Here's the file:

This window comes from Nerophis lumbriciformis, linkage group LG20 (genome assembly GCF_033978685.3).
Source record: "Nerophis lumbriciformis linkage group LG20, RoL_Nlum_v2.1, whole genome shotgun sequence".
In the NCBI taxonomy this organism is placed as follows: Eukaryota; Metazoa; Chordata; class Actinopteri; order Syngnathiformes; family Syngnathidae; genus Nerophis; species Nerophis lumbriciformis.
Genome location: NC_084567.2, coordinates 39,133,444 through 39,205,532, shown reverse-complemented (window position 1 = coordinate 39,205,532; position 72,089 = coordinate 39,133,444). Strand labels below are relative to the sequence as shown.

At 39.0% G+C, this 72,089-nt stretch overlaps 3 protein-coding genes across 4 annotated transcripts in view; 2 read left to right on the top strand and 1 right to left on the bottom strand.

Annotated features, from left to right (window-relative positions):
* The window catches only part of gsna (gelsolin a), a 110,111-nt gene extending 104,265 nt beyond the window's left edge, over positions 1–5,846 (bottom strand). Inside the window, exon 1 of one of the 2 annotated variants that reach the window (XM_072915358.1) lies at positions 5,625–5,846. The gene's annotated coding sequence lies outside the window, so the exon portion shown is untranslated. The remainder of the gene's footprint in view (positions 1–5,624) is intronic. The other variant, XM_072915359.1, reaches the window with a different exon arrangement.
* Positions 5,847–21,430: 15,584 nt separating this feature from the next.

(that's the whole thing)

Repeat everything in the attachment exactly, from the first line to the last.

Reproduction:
This window comes from Nerophis lumbriciformis, linkage group LG20 (genome assembly GCF_033978685.3).
Source record: "Nerophis lumbriciformis linkage group LG20, RoL_Nlum_v2.1, whole genome shotgun sequence".
In the NCBI taxonomy this organism is placed as follows: Eukaryota; Metazoa; Chordata; class Actinopteri; order Syngnathiformes; family Syngnathidae; genus Nerophis; species Nerophis lumbriciformis.
Genome location: NC_084567.2, coordinates 39,133,444 through 39,205,532, shown reverse-complemented (window position 1 = coordinate 39,205,532; position 72,089 = coordinate 39,133,444). Strand labels below are relative to the sequence as shown.

At 39.0% G+C, this 72,089-nt stretch overlaps 3 protein-coding genes across 4 annotated transcripts in view; 2 read left to right on the top strand and 1 right to left on the bottom strand.

Annotated features, from left to right (window-relative positions):
* The window catches only part of gsna (gelsolin a), a 110,111-nt gene extending 104,265 nt beyond the window's left edge, over positions 1–5,846 (bottom strand). Inside the window, exon 1 of one of the 2 annotated variants that reach the window (XM_072915358.1) lies at positions 5,625–5,846. The gene's annotated coding sequence lies outside the window, so the exon portion shown is untranslated. The remainder of the gene's footprint in view (positions 1–5,624) is intronic. The other variant, XM_072915359.1, reaches the window with a different exon arrangement.
* Positions 5,847–21,430: 15,584 nt separating this feature from the next.